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A man and his cars cause years of headache for Shakopee
/ By Meg Britton-Mehlisch
Photo by Southwest News Media
Truck caps, pallets, and piles of tires dot the edge of the
wooded portion of Gerald Schmitz’s property.
Photo by Shakopee Valley News
Drone photos taken in 2016 show how a strip of woodland hides
Gerald Schmitz’s home and car collection from view. The assortment
of cars, tires and boats is not readily visible to cars that pass
the property on Marschall Road.
A aerial photo from the city of Shakopee shows the extent of the
car graveyard on Gerald Schmitz’s property. City officials say the
2018 image represents the most accurate look of the lot’s current
Driving down Marschall Road south of Shakopee, a casual driver might not notice the outcropping of dense brush and woodlands near the intersection with 150th Street. You have to look closely to see the decaying corpses of long dead cars, wooden pallets, tires and truck cabs piled up among the trees.
For more than a decade, city officials have been acutely aware of the property, trying every legal option at their disposal to get the lot’s owner, Gerald Schmitz, 71, to clean up the area. Shakopee Police Chief Jeff Tate called the level of debris and refuse on the property “mind boggling.”
The city has issued Schmitz more than 20 tickets for ordinance violations related to exterior storage, trash disposal and junked cars since 2008. Fifteen of those tickets have been issued this year alone. The police department is currently issuing a ticket every week, on average.
Photo by Southwest News Media
A rare break in the trees shows the entrance to the Schmitz
property is a labyrinth of tires, trash and truck parts. Shakopee
city officials have tried for over a decade to get the owner,
Gerald Schmitz, to clean up the property.
Anyone who makes it past Schmitz’s “no trespassing” signs can see that the extent of the junk just behind the property’s woodland barrier and down a short driveway. A labyrinth of trails travels among an estimated 150 junked cars, boats and snowmobiles. Thin paths work their way through the graveyard of auto parts, past trees wrapped in trash, to a home and barn.
“I’ve never seen [anything like] it before and I hope I never see it again,” Tate said.
Shakopee City Planner Mark Noble said the city isn’t targeting Schmitz with the deluge of tickets, just responding to what has grown into a community issue.
The lot is surrounded by a series of wetlands that extend to neighboring properties, including land owned by the Shakopee Mdewakanton Sioux Community. Out of concern about the property’s environmental impact, SMSC has backed Shakopee’s actions.
“The Shakopee Mdewakanton Sioux Community supports the city of Shakopee’s efforts to clean the property and protect area groundwater and natural resources,” SMSC Operations Administrator Stephen Albrecht said in a prepared statement. “Environmental stewardship is a priority for our tribe, as we follow our cultural value of planning seven generations ahead.”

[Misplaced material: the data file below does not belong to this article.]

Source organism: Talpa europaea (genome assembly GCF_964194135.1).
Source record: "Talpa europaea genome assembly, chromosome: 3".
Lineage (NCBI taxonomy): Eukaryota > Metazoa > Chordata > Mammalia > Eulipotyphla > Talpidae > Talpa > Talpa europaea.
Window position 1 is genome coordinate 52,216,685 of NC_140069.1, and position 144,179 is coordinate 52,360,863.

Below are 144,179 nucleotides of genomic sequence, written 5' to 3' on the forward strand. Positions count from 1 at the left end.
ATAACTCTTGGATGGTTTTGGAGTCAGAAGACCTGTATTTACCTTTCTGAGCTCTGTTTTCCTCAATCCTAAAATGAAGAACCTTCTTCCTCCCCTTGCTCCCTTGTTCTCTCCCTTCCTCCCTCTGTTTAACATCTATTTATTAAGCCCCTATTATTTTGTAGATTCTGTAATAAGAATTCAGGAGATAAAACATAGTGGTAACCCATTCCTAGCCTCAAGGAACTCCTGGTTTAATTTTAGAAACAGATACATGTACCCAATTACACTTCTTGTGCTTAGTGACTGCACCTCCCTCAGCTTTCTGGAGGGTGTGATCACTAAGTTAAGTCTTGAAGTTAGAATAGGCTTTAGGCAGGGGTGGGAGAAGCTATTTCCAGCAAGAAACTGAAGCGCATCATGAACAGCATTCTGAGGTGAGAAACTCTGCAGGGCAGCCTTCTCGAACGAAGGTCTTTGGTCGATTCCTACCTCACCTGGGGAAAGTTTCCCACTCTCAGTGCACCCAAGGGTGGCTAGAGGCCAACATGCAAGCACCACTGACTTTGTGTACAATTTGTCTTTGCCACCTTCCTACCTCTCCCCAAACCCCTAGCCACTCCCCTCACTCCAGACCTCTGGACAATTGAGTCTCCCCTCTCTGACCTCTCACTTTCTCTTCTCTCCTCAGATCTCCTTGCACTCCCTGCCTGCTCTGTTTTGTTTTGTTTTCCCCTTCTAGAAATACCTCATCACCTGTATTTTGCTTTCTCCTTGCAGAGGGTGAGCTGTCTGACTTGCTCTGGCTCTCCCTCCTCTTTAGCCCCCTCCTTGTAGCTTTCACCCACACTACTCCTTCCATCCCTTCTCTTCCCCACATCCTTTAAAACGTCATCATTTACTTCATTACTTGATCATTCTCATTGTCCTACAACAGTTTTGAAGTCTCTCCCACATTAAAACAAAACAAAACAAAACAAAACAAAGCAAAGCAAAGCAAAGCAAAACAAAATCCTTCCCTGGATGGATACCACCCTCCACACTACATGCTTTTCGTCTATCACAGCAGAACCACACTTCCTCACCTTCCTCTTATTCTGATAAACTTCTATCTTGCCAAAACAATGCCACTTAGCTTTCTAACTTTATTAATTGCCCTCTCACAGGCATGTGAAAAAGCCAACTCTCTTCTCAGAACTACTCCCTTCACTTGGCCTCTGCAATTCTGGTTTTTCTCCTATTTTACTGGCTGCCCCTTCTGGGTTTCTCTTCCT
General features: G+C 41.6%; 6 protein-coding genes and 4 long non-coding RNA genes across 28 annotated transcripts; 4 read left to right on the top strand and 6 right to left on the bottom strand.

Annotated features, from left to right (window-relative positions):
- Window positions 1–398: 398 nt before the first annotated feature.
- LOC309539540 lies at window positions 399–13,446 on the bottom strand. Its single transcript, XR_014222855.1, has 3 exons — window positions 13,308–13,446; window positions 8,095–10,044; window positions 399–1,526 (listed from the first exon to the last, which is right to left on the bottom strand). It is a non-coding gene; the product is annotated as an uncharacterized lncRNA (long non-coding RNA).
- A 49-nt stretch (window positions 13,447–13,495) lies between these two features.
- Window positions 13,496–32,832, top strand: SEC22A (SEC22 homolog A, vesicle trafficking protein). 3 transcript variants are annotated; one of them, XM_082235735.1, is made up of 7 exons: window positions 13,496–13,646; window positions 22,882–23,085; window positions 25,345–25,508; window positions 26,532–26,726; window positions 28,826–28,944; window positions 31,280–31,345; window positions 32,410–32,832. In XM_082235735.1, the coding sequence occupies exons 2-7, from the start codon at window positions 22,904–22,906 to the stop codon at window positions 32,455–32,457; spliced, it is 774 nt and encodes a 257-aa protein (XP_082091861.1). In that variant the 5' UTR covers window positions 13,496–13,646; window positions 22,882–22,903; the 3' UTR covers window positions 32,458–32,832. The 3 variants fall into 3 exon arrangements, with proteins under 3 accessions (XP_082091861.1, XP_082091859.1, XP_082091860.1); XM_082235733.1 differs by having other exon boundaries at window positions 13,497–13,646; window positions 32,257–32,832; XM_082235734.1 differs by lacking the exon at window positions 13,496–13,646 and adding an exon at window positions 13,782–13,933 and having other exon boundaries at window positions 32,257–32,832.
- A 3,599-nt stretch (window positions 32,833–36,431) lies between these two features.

Tate said the extent of the junk would have anyone worried.
“Even the most passive environmentalist would look at this and be upset,” he said.
Residents who live nearby aren’t just upset with what’s going on at the surface of Schmitz’s land, they’re worried about the water table below. Many of the neighboring properties get their water from private wells and there’s a fear that the deteriorating vehicles could be contaminating the groundwater.
It’s uncertain if contamination has already occurred. Noble said that would require groundwater testing, for which Schmitz and other neighbors would have to give their permission. The city planner said thus far Shakopee’s plan has been to remove the vehicles, then assess the damage. But after 11 years, limited progress has been made on that front.
Legal action by the city has had little influence on Schmitz. A case stemming from a 2013 ticket concluded with Schmitz spending 58 days in the Scott County Jail in 2017. The sentence came after Schmitz failed to comply with a plea deal that offered no jail time in exchange for cleaning the property.
The property’s landscape appears relatively unchanged since Schmitz’s release. And as a result, in the last year, city officials have fielded an influx of calls from frustrated neighbors. So Shakopee is taking Schmitz to court once again, hoping a judge will give them the authority to clean up the property.
Schmitz declined to comment when reached by phone and his current lawyer, Richard Lea, did not respond to a request for comment.
rminske / File photo
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